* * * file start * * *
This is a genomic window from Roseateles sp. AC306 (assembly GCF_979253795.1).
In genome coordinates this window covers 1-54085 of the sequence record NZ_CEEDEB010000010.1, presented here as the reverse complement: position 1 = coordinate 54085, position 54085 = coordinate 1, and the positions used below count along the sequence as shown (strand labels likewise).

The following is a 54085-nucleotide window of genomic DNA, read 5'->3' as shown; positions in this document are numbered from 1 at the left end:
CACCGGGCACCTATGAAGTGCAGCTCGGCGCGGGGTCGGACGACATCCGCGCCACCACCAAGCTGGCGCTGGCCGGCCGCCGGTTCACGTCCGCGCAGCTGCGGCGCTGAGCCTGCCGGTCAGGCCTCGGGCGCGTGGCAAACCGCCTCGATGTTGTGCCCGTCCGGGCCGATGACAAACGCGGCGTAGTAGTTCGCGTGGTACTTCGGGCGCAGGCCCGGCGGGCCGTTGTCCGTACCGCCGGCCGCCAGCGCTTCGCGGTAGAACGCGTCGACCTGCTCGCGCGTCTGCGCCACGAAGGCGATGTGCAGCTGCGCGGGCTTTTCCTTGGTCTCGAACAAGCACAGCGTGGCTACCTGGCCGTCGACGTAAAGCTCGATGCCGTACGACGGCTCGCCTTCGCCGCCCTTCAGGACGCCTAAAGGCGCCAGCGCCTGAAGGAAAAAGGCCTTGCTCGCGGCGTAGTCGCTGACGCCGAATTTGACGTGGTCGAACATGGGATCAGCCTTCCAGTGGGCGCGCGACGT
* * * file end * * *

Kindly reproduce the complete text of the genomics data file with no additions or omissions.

This is a genomic window from Roseateles sp. AC306 (assembly GCF_979253795.1).
In genome coordinates this window covers 1-54085 of the sequence record NZ_CEEDEB010000010.1, presented here as the reverse complement: position 1 = coordinate 54085, position 54085 = coordinate 1, and the positions used below count along the sequence as shown (strand labels likewise).

The following is a 54085-nucleotide window of genomic DNA, read 5'->3' as shown; positions in this document are numbered from 1 at the left end:
CACCGGGCACCTATGAAGTGCAGCTCGGCGCGGGGTCGGACGACATCCGCGCCACCACCAAGCTGGCGCTGGCCGGCCGCCGGTTCACGTCCGCGCAGCTGCGGCGCTGAGCCTGCCGGTCAGGCCTCGGGCGCGTGGCAAACCGCCTCGATGTTGTGCCCGTCCGGGCCGATGACAAACGCGGCGTAGTAGTTCGCGTGGTACTTCGGGCGCAGGCCCGGCGGGCCGTTGTCCGTACCGCCGGCCGCCAGCGCTTCGCGGTAGAACGCGTCGACCTGCTCGCGCGTCTGCGCCACGAAGGCGATGTGCAGCTGCGCGGGCTTTTCCTTGGTCTCGAACAAGCACAGCGTGGCTACCTGGCCGTCGACGTAAAGCTCGATGCCGTACGACGGCTCGCCTTCGCCGCCCTTCAGGACGCCTAAAGGCGCCAGCGCCTGAAGGAAAAAGGCCTTGCTCGCGGCGTAGTCGCTGACGCCGAATTTGACGTGGTCGAACATGGGATCAGCCTTCCAGTGGGCGCGCGACGT